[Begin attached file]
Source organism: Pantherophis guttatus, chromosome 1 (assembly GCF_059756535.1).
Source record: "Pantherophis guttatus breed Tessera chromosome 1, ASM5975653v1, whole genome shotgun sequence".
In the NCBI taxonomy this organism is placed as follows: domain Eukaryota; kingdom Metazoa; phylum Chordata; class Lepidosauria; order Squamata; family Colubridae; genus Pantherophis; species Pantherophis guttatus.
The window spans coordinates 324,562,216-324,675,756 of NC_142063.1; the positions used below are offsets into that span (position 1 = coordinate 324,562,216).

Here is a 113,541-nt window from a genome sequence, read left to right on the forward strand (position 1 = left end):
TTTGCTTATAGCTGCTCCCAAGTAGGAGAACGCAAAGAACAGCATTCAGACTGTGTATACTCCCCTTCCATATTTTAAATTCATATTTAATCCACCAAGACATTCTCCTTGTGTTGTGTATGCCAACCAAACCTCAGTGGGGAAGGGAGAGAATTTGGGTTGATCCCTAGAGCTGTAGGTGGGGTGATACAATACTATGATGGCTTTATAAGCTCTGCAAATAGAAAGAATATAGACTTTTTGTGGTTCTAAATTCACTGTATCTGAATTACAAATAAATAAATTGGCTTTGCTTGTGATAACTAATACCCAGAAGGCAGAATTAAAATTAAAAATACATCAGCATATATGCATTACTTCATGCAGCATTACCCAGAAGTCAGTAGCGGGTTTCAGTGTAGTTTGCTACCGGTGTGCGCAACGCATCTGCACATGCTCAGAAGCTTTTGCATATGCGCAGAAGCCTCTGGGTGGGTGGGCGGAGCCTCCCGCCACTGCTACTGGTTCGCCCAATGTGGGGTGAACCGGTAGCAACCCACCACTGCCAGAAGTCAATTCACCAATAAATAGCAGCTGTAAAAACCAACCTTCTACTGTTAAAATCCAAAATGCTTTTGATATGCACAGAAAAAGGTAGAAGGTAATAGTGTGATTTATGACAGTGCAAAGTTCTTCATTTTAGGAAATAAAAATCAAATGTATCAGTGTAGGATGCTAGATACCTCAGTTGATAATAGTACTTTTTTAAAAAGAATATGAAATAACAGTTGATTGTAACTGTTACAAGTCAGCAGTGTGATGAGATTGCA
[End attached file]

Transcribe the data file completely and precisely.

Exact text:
Source organism: Pantherophis guttatus, chromosome 1 (assembly GCF_059756535.1).
Source record: "Pantherophis guttatus breed Tessera chromosome 1, ASM5975653v1, whole genome shotgun sequence".
In the NCBI taxonomy this organism is placed as follows: domain Eukaryota; kingdom Metazoa; phylum Chordata; class Lepidosauria; order Squamata; family Colubridae; genus Pantherophis; species Pantherophis guttatus.
The window spans coordinates 324,562,216-324,675,756 of NC_142063.1; the positions used below are offsets into that span (position 1 = coordinate 324,562,216).

Here is a 113,541-nt window from a genome sequence, read left to right on the forward strand (position 1 = left end):
TTTGCTTATAGCTGCTCCCAAGTAGGAGAACGCAAAGAACAGCATTCAGACTGTGTATACTCCCCTTCCATATTTTAAATTCATATTTAATCCACCAAGACATTCTCCTTGTGTTGTGTATGCCAACCAAACCTCAGTGGGGAAGGGAGAGAATTTGGGTTGATCCCTAGAGCTGTAGGTGGGGTGATACAATACTATGATGGCTTTATAAGCTCTGCAAATAGAAAGAATATAGACTTTTTGTGGTTCTAAATTCACTGTATCTGAATTACAAATAAATAAATTGGCTTTGCTTGTGATAACTAATACCCAGAAGGCAGAATTAAAATTAAAAATACATCAGCATATATGCATTACTTCATGCAGCATTACCCAGAAGTCAGTAGCGGGTTTCAGTGTAGTTTGCTACCGGTGTGCGCAACGCATCTGCACATGCTCAGAAGCTTTTGCATATGCGCAGAAGCCTCTGGGTGGGTGGGCGGAGCCTCCCGCCACTGCTACTGGTTCGCCCAATGTGGGGTGAACCGGTAGCAACCCACCACTGCCAGAAGTCAATTCACCAATAAATAGCAGCTGTAAAAACCAACCTTCTACTGTTAAAATCCAAAATGCTTTTGATATGCACAGAAAAAGGTAGAAGGTAATAGTGTGATTTATGACAGTGCAAAGTTCTTCATTTTAGGAAATAAAAATCAAATGTATCAGTGTAGGATGCTAGATACCTCAGTTGATAATAGTACTTTTTTAAAAAGAATATGAAATAACAGTTGATTGTAACTGTTACAAGTCAGCAGTGTGATGAGATTGCA